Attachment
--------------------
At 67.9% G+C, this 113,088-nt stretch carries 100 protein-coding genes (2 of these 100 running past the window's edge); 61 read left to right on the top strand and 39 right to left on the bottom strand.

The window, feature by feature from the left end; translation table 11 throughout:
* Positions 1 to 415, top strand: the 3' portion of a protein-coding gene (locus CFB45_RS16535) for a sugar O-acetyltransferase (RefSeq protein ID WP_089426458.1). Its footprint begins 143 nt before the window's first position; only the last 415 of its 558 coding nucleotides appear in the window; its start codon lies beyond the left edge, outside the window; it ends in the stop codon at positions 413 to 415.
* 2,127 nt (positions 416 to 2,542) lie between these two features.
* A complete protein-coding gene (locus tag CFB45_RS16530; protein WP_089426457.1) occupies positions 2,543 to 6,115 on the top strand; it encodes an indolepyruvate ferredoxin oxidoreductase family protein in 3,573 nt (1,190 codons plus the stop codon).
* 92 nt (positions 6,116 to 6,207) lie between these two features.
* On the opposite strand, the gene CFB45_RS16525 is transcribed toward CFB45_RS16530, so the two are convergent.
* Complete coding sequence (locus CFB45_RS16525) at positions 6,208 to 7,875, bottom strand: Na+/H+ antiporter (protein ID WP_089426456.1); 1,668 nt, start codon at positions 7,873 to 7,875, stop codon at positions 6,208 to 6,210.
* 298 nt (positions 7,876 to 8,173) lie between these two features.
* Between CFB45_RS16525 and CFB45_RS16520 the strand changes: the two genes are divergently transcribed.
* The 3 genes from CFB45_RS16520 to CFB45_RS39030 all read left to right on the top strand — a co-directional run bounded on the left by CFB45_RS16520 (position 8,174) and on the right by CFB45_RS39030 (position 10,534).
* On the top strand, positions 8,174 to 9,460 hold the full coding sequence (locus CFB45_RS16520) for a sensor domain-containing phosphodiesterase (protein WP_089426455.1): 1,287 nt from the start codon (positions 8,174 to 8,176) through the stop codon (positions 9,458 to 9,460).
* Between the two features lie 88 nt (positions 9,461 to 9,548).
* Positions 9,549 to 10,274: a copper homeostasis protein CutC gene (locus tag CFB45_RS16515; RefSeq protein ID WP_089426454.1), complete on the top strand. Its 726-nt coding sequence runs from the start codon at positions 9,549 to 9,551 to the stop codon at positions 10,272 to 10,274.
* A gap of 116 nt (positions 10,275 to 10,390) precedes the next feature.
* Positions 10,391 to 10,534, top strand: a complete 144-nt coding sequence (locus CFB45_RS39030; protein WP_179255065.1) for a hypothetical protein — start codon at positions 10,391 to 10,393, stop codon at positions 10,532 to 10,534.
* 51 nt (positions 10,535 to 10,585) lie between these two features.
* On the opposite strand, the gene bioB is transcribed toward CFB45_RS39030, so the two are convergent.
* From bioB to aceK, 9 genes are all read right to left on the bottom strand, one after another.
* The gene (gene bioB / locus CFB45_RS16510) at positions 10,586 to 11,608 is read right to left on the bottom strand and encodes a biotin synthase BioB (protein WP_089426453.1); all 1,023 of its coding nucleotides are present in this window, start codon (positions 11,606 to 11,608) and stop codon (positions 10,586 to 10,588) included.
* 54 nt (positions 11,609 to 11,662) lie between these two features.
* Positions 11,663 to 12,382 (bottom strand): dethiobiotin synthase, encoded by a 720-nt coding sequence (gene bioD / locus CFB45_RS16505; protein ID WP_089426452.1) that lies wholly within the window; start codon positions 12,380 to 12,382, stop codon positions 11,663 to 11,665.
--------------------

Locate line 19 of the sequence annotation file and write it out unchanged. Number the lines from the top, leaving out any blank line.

* From bioB to aceK, 9 genes are all read right to left on the bottom strand, one after another.